The Africa Center does not have any exhibitions currently on view while construction takes place at our new home at Fifth Avenue and 110th Street in Manhattan.
As the Museum for African Art, we organized nearly 70 exhibitions that traveled to over 143 venues in 17 countries, bringing the art and cultures of Africa to a wide array of audiences worldwide. Museum for African Art exhibitions are widely recognized for pioneering the way African art is seen and understood, presenting insightful perspectives on the rich diversity of African art and cultures.
Ibrahim El-Salahi: A Visionary Modernist
Ibrahim El-Salahi: A Visionary Modernist is the first museum retrospective of the exemplary career of Sudanese artist Ibrahim El-Salahi. Bringing together approximately 80 works from five decades of the artist's career, the retrospective highlights one of the most significant figures in African and Arab Modernist art, and reveals his place in the context of a global art history. The exhibition traces a personal journey that originates in Sudan and leads to the artist's international schooling, his detention as a political prisoner in his home country, his self-imposed exile in Qatar, and his current life in the United Kingdom.
The exhibition begins with paintings made before and after El-Salahi's education at the prestigious Slade School of Fine Art at University College, London. Inspired by art ranging from ancient Islam, the Middle Ages, and the Renaissance, to modernists such as Czanne, Pissarro, and Braque, El-Salahi began to incorporate various techniques into his work, creating a new visual vocabulary. In 1957, he returned home to Sudan and infused his art school training with traditional Sudanese and Islamic art practices. This style would later become known as the Khartoum School, one of the most active movements of creative talent in Africa and a major contributor to the growth of a modern African art movement. Vision of the Tomb (1965), from the Museum for African Art's collection, exemplifies the Khartoum School movement with its somber colors and abstracted elements of Arabic script.
While employed as the deputy undersecretary for culture in Sudan, El-Salahi was falsely accused of anti-government activities in 1975 and imprisoned six months without trial. This experience would significantly change the artist's life and art, resulting in stark black and white drawings that reference his incarceration and reflect on the trauma of isolation. Much of his post-prison work from the 1970s and 1980s, made during his self-imposed exile in Doha, Qatar, begins on a single sheet of paper to which he would add panels from a central nucleus.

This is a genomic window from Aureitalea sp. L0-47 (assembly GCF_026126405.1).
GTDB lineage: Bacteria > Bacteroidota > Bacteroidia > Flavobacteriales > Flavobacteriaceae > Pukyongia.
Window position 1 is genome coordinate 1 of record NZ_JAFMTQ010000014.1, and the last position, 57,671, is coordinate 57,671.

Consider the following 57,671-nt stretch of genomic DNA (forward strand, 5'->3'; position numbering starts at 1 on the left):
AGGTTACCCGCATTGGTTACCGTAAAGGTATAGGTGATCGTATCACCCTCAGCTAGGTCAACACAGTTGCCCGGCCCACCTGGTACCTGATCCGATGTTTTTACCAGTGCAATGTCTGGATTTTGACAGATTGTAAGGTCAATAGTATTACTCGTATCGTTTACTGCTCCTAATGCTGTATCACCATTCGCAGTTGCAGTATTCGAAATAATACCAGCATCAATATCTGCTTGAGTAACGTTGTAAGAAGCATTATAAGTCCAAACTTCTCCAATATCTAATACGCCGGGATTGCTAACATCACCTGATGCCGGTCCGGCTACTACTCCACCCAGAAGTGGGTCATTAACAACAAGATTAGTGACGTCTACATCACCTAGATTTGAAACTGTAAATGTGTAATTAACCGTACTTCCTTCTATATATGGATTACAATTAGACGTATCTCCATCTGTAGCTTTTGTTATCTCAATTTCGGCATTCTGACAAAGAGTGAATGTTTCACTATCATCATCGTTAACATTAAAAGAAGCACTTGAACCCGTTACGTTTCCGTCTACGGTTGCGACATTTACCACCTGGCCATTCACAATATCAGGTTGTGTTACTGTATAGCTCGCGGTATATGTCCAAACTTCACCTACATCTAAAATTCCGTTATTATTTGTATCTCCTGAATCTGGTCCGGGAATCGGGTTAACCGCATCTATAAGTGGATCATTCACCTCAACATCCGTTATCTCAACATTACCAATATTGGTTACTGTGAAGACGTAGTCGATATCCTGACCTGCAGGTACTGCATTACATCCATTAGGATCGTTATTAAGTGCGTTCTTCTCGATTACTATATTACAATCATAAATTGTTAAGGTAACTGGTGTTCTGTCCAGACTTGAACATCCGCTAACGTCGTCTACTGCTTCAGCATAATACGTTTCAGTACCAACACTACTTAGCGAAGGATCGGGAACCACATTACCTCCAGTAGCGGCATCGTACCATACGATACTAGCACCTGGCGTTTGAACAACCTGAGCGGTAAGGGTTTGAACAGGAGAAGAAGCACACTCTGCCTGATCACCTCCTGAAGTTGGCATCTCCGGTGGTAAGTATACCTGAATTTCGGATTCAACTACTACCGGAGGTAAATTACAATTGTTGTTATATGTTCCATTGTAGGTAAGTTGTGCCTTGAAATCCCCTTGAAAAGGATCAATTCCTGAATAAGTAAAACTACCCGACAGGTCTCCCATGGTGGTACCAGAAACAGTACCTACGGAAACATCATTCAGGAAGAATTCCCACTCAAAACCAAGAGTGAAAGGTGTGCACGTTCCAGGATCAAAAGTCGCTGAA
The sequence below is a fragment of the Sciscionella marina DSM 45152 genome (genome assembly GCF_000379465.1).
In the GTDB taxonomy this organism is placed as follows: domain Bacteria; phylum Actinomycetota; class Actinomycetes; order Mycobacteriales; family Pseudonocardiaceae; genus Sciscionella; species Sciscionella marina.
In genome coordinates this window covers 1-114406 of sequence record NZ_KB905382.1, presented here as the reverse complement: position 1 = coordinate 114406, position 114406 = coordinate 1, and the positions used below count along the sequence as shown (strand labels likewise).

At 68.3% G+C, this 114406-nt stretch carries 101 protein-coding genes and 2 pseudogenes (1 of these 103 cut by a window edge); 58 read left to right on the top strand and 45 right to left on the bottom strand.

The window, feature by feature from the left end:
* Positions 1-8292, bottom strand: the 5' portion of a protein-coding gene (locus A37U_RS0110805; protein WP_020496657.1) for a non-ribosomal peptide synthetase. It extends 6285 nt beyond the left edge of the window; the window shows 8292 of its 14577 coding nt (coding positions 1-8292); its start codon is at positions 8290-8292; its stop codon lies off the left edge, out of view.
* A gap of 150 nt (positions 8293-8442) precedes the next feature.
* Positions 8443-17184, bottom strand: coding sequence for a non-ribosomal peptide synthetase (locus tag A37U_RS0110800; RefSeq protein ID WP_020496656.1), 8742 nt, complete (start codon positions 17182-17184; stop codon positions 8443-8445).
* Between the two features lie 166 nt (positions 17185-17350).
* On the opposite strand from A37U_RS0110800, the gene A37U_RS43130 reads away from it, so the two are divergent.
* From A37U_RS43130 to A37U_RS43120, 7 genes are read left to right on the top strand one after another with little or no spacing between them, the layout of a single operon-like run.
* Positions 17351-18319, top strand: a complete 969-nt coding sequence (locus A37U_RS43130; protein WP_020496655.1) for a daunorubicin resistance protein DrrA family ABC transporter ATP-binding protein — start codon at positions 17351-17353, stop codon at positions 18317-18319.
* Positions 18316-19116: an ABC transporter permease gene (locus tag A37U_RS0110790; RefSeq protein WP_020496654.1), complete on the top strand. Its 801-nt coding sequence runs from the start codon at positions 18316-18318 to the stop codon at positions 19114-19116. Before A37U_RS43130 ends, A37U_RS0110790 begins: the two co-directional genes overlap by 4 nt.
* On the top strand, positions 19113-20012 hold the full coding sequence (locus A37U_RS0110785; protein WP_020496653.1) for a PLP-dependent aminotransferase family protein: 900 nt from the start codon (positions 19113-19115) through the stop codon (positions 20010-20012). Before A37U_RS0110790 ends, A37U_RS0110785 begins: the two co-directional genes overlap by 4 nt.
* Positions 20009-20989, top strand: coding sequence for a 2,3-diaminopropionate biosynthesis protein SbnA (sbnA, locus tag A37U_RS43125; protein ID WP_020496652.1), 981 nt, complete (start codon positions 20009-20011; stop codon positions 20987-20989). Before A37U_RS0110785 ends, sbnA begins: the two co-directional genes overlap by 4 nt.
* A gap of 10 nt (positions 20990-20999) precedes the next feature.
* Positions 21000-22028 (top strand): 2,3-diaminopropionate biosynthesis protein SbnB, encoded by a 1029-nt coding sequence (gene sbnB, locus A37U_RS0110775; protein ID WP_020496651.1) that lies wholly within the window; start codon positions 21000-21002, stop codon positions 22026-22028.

The exhibition concludes with paintings and drawings produced after El-Salahi's return to Oxford, England in 1998, including his ongoing Tree series inspired by the haraz tree that grows along the banks of the Nile. Reflecting his joy for life, his deep spiritual faith, and a profound recognition for his place in the world, art from this time is characterized by brilliant color, sense of movement, and a relationship to nature. A stunning, three-panel painting, One Day I Happened to See a Ruler, commissioned by the Museum for African Art and produced in New York while El-Salahi was an artist-in-residence at Cornell University in 2008, is one of the concluding highlights of the exhibition.
Ibrahim El-Salahi: A Visionary Modernist is supported, in part, by the Andy Warhol Foundation for the Visual Arts. Additional support has been provided by the Sharjah Art Museum and the Prince Claus Fund for Culture and Development.
It is guest curated by Dr. Salah M. Hassan, Goldwin Smith Professor of African and African diaspora art history and visual culture and director of the Institute for Comparative Modernities at Cornell University.
A richly illustrated catalogue edited by Salah M. Hassan accompanies the exhibition with contributions by Sarah Adams, Ulli Beier, Iftikhar Dadi, Hassan Musa, and Chika Okeke-Agulu, as well as special texts by El-Salahi himself.